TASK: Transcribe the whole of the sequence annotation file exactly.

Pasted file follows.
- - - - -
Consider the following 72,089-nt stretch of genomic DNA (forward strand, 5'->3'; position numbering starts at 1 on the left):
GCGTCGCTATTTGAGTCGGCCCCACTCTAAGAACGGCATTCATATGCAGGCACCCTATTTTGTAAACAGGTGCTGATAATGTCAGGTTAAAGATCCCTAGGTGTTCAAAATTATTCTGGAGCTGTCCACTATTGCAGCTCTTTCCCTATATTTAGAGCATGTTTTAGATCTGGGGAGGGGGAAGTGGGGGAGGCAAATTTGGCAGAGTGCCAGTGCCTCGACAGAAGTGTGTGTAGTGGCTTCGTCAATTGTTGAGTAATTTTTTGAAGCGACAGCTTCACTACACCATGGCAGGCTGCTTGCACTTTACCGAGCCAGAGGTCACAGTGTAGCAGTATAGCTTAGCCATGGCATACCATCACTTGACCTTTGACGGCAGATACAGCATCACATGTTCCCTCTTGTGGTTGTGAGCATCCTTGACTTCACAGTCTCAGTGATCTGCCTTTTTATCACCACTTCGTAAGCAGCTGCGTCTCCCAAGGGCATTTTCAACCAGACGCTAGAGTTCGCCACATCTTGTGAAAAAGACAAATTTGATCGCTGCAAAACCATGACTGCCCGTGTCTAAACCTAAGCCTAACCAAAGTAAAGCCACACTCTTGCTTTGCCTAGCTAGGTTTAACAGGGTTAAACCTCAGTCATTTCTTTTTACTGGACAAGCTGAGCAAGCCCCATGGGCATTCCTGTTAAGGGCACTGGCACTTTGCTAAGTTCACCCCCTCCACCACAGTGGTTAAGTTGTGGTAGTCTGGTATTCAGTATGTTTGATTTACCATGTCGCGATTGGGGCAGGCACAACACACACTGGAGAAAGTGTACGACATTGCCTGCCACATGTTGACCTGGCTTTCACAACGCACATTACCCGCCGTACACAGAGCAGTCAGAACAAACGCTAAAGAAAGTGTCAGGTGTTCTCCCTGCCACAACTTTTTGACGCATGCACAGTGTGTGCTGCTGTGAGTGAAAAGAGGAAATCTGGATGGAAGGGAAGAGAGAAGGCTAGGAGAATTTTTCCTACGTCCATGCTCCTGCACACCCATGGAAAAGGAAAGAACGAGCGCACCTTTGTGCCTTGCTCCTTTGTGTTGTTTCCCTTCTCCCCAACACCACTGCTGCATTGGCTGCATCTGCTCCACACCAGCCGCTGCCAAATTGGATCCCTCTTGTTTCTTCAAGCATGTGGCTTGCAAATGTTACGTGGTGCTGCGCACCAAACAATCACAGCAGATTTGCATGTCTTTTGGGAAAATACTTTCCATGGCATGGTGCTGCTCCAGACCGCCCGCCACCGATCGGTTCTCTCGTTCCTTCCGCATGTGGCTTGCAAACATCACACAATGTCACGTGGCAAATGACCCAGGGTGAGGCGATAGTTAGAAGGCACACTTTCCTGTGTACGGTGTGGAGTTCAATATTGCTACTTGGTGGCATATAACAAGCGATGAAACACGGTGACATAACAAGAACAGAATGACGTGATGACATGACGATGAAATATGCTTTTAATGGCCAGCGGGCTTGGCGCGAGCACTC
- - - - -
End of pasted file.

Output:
Consider the following 72,089-nt stretch of genomic DNA (forward strand, 5'->3'; position numbering starts at 1 on the left):
GCGTCGCTATTTGAGTCGGCCCCACTCTAAGAACGGCATTCATATGCAGGCACCCTATTTTGTAAACAGGTGCTGATAATGTCAGGTTAAAGATCCCTAGGTGTTCAAAATTATTCTGGAGCTGTCCACTATTGCAGCTCTTTCCCTATATTTAGAGCATGTTTTAGATCTGGGGAGGGGGAAGTGGGGGAGGCAAATTTGGCAGAGTGCCAGTGCCTCGACAGAAGTGTGTGTAGTGGCTTCGTCAATTGTTGAGTAATTTTTTGAAGCGACAGCTTCACTACACCATGGCAGGCTGCTTGCACTTTACCGAGCCAGAGGTCACAGTGTAGCAGTATAGCTTAGCCATGGCATACCATCACTTGACCTTTGACGGCAGATACAGCATCACATGTTCCCTCTTGTGGTTGTGAGCATCCTTGACTTCACAGTCTCAGTGATCTGCCTTTTTATCACCACTTCGTAAGCAGCTGCGTCTCCCAAGGGCATTTTCAACCAGACGCTAGAGTTCGCCACATCTTGTGAAAAAGACAAATTTGATCGCTGCAAAACCATGACTGCCCGTGTCTAAACCTAAGCCTAACCAAAGTAAAGCCACACTCTTGCTTTGCCTAGCTAGGTTTAACAGGGTTAAACCTCAGTCATTTCTTTTTACTGGACAAGCTGAGCAAGCCCCATGGGCATTCCTGTTAAGGGCACTGGCACTTTGCTAAGTTCACCCCCTCCACCACAGTGGTTAAGTTGTGGTAGTCTGGTATTCAGTATGTTTGATTTACCATGTCGCGATTGGGGCAGGCACAACACACACTGGAGAAAGTGTACGACATTGCCTGCCACATGTTGACCTGGCTTTCACAACGCACATTACCCGCCGTACACAGAGCAGTCAGAACAAACGCTAAAGAAAGTGTCAGGTGTTCTCCCTGCCACAACTTTTTGACGCATGCACAGTGTGTGCTGCTGTGAGTGAAAAGAGGAAATCTGGATGGAAGGGAAGAGAGAAGGCTAGGAGAATTTTTCCTACGTCCATGCTCCTGCACACCCATGGAAAAGGAAAGAACGAGCGCACCTTTGTGCCTTGCTCCTTTGTGTTGTTTCCCTTCTCCCCAACACCACTGCTGCATTGGCTGCATCTGCTCCACACCAGCCGCTGCCAAATTGGATCCCTCTTGTTTCTTCAAGCATGTGGCTTGCAAATGTTACGTGGTGCTGCGCACCAAACAATCACAGCAGATTTGCATGTCTTTTGGGAAAATACTTTCCATGGCATGGTGCTGCTCCAGACCGCCCGCCACCGATCGGTTCTCTCGTTCCTTCCGCATGTGGCTTGCAAACATCACACAATGTCACGTGGCAAATGACCCAGGGTGAGGCGATAGTTAGAAGGCACACTTTCCTGTGTACGGTGTGGAGTTCAATATTGCTACTTGGTGGCATATAACAAGCGATGAAACACGGTGACATAACAAGAACAGAATGACGTGATGACATGACGATGAAATATGCTTTTAATGGCCAGCGGGCTTGGCGCGAGCACTC